“We’ve got a meeting tonight, probably to watch the game, to see where we went wrong – which is probably the whole 93 minutes actually,” Terry said, which raised a laugh but what came next raised far more concerns. “We owe to ourselves, our country and to the manager to be honest and if we feel in that meeting tonight things need to be changed then everyone needs to voice their opinion. If it upsets him or another player, so what?”

If that frank exchange of views included Stuart Pearce then it could well have been frank with a capital F but reports suggest that Terry kept his own counsel through much of the meeting. It is believed that Terry’s comments went beyond, in some cases far beyond, what others players in the squad are thinking and that Terry was taking the opportunity to hit back at Capello for his resent at being stripped of the England captaincy.

If that is the case than any tactical mistakes that Capello may have made in England’s first two group matches at these finals have been dwarfed by the blunder from those in charge of media image.

Terry was trying to present himself in the image of a male Britannia as he issued a rally call to fans, some of whom have quit South Africa early, to hold fire until after the final Group C game against Slovenia on Wednesday. It is over 50 years, Sweden in 1958, since England failed to qualify for the knockout stages of a World Cup finals. “The thing that’s keeping me going is this last game,” Terry said. “We can go into this game and prove people wrong. We can put on a performance that pleases everybody and more importantly get the three points and get us through the group.”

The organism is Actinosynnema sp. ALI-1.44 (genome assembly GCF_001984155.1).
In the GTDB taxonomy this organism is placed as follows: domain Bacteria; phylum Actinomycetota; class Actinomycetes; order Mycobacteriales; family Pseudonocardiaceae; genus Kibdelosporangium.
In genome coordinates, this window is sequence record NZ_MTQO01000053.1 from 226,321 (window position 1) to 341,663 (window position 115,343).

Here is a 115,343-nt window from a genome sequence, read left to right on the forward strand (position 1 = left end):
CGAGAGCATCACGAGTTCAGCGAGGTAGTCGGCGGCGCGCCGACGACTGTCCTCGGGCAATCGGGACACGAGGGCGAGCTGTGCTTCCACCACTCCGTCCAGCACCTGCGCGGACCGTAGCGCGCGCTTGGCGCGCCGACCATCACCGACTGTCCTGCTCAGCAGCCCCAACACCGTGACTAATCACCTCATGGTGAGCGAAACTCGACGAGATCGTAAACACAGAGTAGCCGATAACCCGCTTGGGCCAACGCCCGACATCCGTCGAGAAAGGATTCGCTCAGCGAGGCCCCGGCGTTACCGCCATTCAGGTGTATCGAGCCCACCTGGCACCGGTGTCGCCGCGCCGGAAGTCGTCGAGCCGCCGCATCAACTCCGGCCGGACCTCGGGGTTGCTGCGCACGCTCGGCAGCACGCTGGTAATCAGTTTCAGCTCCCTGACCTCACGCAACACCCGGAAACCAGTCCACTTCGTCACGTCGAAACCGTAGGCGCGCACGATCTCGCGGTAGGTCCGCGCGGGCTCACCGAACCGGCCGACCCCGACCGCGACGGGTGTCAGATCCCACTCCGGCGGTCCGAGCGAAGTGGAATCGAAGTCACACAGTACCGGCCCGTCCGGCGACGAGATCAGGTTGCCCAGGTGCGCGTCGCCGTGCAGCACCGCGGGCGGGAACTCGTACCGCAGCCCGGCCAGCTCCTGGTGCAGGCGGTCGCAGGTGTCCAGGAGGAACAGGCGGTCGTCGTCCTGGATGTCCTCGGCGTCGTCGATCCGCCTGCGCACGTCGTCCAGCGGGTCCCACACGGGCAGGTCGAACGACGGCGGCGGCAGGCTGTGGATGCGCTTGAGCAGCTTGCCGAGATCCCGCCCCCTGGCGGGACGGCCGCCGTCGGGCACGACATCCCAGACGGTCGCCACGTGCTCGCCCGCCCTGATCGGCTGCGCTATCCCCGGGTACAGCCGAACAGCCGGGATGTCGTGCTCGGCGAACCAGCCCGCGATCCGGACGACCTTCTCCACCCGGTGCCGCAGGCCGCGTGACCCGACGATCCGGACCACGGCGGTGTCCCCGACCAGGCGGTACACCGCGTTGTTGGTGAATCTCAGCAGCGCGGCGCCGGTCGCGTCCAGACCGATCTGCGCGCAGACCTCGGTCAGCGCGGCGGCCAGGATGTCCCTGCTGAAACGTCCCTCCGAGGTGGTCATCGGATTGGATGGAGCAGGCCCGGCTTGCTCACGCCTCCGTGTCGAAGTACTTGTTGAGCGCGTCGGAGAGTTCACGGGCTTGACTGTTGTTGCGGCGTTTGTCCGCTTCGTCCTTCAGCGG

He was on a roll now as he delivered his version of Henry V’s Agincourt speech. “I think we just need to go out there and think ‘sod it’, we’ve got one game where we can make or break our tournament. It’s been three or four weeks I’ve been away from my family and I’ve come here to win this tournament,” he said, which neatly omits that, if he had stayed with his family before he would probably still be England’s captain rather than apologist.

“I don’t want to go home on Wednesday - I’m here to win it.” Another reason for wishing to avoid an early return may be the reception awaiting him and the rest of the squad. Four years ago, after the quarter-final defeat by Portugal there was a strong view that few players were that distressed. They simply returned to their clubs and the unconditional support of those fans. But there was a detectable sea change two years when they failed to qualify for the European Championship and were roundly booed by those same fans in the next round of Premier League fixtures.

“We’re probably 60 minutes through our group at the moment and we’ve got one more game to go. And I’m sitting here on behalf of the team asking the fans to get behind us again because, when they do, we have the best fans in the world. If we don’t qualify they can boo all they want. They’re entitled to their opinion – but I really don’t think it’s going to come down to that. We’re going to win the game and go through.”

A rallying call or England’s biggest own goal of the finals? If the brick dust can be replaced by some of the stardust that this team is supposed to posses those England fans will not really care.